In the first instance, subsidiarity can be used to advocate for collective decision making, encouraging HTs to adopt a holistic educational strategy involving key stakeholders.  In the second instance, subsidiarity would advocate for power to be diffused downwards; those best placed to speak to the experience of poverty are those who are directly affected. Currently, those directly involved in policy decisions such as budgeting, such as headteachers and teachers, may not live within the local area. It would be profitable, therefore, to include the insights of those placed in the local community. The role of parent councils is crucial here, though a truly representative demographic on the council would be essential. The inclusion of parents, classroom assistants, parish workers and pupils themselves can enrich the decision-making process and provide more enduring solutions as well as a sense of ownership and agency. Subsidiarity is in essence an inflection of community; of human beings fashioned intersubjectively into flourishing persons through their embeddedness in resilient networks and places.  Hence, we strongly encourage Scottish education to restore to their fullest potential the relationships between schools and their local communities; to renew the institutional and moral bonds that link schools and their members to families and neighbourhoods, to voluntary, third sector and religious organisations, to social enterprises, business and commerce––to everything that weaves schools into the living fabric of civil society, shared common life and its patterns of daily activity.  

Subsidiarity and Scotland’s teachers

Subsidiarity also requires that meaningful agency be afforded to teachers in the development of curriculum and its implementation. Prof. Mark Priestley argued this very point at the recent Robert Owen Lecture, (Priestley, 2022) claiming that the principle of subsidiarity demands scope for agency at the macro, meso, micro and nano levels, from government strategy all the way to the classroom, and the facilitation of co-operation for joint working between teachers. CST calls such groupings ‘intermediary bodies’ which act to diffuse power within society between the state and individuals. Héideáin defines such bodies as ‘the union of several people for a common good not within reach of the members as individuals in isolation’ that ‘cooperate in providing a common good to benefit all, especially the weaker members’ (1994, p. 897). We recommend that SG and LAs prioritise the establishment and strengthening of such intermediary bodies so that every practitioner is not reinventing the wheel of pedagogical innovation.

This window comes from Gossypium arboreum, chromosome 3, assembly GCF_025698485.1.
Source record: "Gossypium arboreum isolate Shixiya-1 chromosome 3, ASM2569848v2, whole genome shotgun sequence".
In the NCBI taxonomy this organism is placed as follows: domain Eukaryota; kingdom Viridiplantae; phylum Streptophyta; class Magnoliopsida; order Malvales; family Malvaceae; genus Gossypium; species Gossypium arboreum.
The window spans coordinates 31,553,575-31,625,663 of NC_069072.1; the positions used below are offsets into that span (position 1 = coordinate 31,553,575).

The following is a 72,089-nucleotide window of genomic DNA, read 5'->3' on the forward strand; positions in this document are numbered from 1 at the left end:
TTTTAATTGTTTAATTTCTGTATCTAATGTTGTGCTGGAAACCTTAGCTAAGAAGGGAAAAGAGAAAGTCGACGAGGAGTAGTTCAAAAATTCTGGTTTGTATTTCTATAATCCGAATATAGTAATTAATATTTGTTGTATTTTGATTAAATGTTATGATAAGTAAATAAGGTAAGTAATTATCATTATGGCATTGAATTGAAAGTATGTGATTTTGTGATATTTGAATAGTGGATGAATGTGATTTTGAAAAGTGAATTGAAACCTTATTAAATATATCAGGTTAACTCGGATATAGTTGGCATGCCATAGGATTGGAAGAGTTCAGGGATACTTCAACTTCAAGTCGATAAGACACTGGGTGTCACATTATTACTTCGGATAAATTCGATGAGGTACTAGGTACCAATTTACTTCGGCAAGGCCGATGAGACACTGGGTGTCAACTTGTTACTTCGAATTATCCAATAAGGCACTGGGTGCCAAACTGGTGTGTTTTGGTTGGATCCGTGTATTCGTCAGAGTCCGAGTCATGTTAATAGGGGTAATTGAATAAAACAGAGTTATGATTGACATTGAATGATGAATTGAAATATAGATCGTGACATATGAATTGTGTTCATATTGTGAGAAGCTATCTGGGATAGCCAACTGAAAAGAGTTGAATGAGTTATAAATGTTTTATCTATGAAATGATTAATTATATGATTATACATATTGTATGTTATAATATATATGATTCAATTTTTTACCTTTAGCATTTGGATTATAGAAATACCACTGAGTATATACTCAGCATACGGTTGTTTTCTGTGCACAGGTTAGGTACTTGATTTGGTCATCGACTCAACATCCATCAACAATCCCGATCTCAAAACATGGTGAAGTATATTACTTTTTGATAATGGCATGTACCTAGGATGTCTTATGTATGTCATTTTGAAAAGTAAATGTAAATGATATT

Conclusion

Above all else, the philosophy of Catholic Education prompts us to remain affirmative and positive in the pursuit of the flourishing of all of Scotland’s children and young people in the country’s schools. By the light of the Christian Scriptures and the ongoing mission of the Church, we reject fatalism and paralysis in witnessing to the work that can be done with and for the young in building in our schools active, critically engaged communities of belonging and care, trust, respect, rights, dignity, protection, inclusion, ambition, collaboration, reconciliation and hospitality.  We welcome in the National Discussion the opportunity to restate all of those imperatives which seek to empower our young people for meaningful lives of shared, sustainable prosperity, individual responsibility, informed thinking, rewarding relationships, service to society and positive outcomes.  From the same motivations, we hence also reject all diminished or reductionist accounts of the human person and of human fulfilment––whether these derive from the disproportionate claims of materialism, collectivism, individualism, competition or false technological promise. The invitation to faith extended by our schools to its members is, therefore, also fundamentally an invitation to learn; to learn together in order to be generative in the fashioning of a common life and a common good of lasting and transformative benefit to all citizens.  

In the expression of these values and these hopes for the future, Catholic educators look forward enthusiastically to an ongoing partnership with all who discern in the National Discussion the prospect of renewing Scottish education, from its ethical roots, for the tasks of the decades to come.

This submission has sought to articulate some of the philosophical roots of education, especially as it emerges from the Catholic educational tradition, in such a way that it might aid reflection on Scottish education today and contribute to the National Discussion. We hope that it will be received in the spirit of co-operation and dialogue with which it has been shared.